bobquasit: (Default)
I don't know if anyone else is likely to end up fighting the SweetIM malware infection, but if you do, it's a real bitch. I had to clean it out of my mother-in-law's desktop recently, and it was NOT fun. On the off chance that you have to deal with it some day, here's how I killed it.

First, I installed Malwarebytes and ran scans. I had to run separate scans for every account on the system.

This was a Windows XP system, by the way, and it had some decent antivirus stuff installed. My best guess is that the infection was picked up from a free game site, by the way. Remember, always browse wisely!

Anyway, after I used Malwarebytes to get rid of the infection in all of the accounts, I still had to go into each browser (Firefox and Internet Explorer) and fix them; SweetIM had changed the home page and default search engine in each one. I changed the homepages from the SweetIM homepage, (a sure source of infection), and changed the search engine from the SweetIM search tool, which also comes with free infections.

Even so, I ended up having to completely reset Firefox on her primary account. SweetIM is a hellishly stubborn infection.

And after all that, I happened to notice that there was still a link on the desktop of one of the accounts to something called "search the web". Which, when I checked the properties, turned out to be - you guessed it - another SweetIM infection point.

These people are evil, evil, evil. I'm tempted to call for the death penalty for malware writers.

After that I did some housekeeping, including updating Firefox and installing Chrome, and now the system looks fine. But man, what a nasty piece of malware! Killing it took about two to two-and-a-half hours of my time. If there was justice in this world, I would be able to collect payment for that time out of the hide of the SweetIM people.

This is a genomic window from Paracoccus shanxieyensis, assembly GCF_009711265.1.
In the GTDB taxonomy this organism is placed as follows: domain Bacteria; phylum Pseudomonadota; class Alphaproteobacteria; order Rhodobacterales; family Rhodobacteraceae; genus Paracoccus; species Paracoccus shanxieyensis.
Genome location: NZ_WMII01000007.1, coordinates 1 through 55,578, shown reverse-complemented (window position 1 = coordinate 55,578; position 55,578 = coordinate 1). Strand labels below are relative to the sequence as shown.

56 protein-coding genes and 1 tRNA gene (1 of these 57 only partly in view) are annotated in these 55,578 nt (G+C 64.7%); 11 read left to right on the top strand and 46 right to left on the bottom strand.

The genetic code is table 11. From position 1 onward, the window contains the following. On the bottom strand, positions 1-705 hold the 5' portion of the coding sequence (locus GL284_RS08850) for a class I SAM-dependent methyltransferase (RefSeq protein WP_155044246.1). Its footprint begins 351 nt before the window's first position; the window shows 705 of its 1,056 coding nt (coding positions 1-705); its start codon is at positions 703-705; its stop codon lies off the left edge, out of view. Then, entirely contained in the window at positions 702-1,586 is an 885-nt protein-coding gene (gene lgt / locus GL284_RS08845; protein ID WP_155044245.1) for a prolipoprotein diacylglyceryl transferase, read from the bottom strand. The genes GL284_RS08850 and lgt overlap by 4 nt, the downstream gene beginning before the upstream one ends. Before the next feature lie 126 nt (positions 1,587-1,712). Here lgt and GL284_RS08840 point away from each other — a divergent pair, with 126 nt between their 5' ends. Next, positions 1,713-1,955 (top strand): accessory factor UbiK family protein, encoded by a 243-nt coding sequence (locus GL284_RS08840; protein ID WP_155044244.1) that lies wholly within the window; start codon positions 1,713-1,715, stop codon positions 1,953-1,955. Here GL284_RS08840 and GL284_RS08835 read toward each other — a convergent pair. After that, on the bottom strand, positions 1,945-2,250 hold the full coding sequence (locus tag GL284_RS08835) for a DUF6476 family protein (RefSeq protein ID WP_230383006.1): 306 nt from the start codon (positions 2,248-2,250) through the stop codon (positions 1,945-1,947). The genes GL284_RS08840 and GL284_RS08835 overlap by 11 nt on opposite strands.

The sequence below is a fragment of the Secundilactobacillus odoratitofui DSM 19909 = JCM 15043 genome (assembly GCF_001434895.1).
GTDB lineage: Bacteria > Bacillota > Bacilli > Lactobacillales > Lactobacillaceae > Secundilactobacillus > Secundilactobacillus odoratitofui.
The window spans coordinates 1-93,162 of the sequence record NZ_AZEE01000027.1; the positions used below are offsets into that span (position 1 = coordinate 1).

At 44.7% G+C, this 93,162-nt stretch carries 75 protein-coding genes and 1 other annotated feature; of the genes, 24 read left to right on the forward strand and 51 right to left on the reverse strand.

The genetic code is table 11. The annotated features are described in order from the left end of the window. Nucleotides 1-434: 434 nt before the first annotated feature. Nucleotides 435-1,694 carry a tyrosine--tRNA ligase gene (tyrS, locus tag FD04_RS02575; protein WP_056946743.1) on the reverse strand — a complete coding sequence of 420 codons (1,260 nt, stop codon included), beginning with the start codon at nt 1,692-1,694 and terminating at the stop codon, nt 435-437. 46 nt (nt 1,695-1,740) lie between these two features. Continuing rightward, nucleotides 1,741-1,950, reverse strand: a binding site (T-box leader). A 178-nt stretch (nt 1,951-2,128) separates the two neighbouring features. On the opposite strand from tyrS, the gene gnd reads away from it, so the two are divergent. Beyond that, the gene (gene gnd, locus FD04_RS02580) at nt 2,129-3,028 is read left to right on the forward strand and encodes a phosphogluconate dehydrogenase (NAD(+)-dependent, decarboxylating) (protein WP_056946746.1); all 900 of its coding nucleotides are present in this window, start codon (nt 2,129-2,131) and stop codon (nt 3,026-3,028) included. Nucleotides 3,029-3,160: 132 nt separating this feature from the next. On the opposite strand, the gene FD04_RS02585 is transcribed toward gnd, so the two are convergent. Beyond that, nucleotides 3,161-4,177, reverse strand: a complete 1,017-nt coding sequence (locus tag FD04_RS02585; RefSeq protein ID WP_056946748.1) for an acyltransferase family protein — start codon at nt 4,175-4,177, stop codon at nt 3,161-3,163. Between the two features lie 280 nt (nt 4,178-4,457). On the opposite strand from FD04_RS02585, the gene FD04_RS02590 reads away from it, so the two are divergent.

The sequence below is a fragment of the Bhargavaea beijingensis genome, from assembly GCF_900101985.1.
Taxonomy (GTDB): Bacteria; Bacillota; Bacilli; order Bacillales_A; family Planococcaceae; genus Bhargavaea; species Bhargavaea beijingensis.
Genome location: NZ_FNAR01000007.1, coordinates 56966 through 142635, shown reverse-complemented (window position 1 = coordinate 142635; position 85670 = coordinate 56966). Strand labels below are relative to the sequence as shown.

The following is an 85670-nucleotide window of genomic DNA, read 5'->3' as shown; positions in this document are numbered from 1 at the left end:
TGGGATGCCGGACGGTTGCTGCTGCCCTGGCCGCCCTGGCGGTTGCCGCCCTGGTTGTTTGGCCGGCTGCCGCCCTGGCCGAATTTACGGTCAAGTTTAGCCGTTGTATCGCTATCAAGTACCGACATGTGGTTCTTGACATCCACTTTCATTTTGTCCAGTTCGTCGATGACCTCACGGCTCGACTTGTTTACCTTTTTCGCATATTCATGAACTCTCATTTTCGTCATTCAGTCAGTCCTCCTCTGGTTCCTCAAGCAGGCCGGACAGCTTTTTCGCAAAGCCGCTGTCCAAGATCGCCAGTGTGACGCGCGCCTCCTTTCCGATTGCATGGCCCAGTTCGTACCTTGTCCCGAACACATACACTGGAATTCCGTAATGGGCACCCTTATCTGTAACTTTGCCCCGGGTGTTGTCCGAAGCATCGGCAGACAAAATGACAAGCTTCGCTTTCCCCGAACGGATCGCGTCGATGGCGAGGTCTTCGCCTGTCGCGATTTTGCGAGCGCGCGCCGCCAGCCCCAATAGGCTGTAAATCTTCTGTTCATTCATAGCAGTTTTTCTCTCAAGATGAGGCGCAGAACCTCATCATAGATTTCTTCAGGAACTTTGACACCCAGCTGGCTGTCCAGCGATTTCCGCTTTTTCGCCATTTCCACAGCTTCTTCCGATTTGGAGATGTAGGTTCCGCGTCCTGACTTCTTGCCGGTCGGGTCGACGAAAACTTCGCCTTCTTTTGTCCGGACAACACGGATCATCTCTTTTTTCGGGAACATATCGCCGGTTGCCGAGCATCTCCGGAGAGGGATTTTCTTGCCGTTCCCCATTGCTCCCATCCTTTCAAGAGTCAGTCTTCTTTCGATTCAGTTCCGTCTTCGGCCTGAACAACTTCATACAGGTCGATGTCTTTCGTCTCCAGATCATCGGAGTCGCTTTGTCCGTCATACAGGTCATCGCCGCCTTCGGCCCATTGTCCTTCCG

Plus damages. Lots of damages.
bobquasit: (Default)
Skype is in a war of sorts with Google Voice. And today, I discovered that Skype had taken my system hostage as a prisoner in that war.

I used to be able to use my Google Voice account to call any phone in America for free from my Gmail home page; just type in a phone number or the name of a contact and I'd be connected, with a clarity that actually stunned some of the people I spoke to. Apparently Google Voice uses some sort of astonishing new sound-processing algorithm.

And then recently I installed Skype, since several friends had urged me to try it. Today I tried to use Google Voice to call my parents in Massachusetts. I typed "Dad" in the Google Voice box...and instead of his home and mobile numbers appearing, they appeared with Skype icons surrounding them along with a dollar sign. When I hovered over the numbers, I was told I would be making a "low cost call with Skype".

Now, just to be clear: the call should have been free, via Google. Instead Skype blocked my ability to make that free call, and tried to force me to pay them for it. As far as I'm concerned, that's stealing.

I tried to find a way to make the call WITHOUT using Skype. No matter what I did, Skype wouldn't allow me to do that. I shut down Skype; when I went back and tried to call with Google Voice, Skype immediately restarted itself and invited me to pay them if I wanted to make the call.

I began to seriously consider uninstalling Skype. I have a temper, but I don't think anybody would take it well when some company takes over something on your own system and basically holds it hostage. Boiling with rage, I began to research a solution.

It wasn't easy to find, but I found it. The problem was an add-on that had apparently come bundled with Skype. So I had to go to the Windows Control Panel, choose Add/Remove Programs, and then removed the program called "Skype Click to Call". Mind you, I wasn't told that the goddamned thing would be installed when I installed Skype, and I damned well wouldn't have installed it if I'd known that it was replacing my option to make free phone calls with the requirement to pay Skype for those same calls.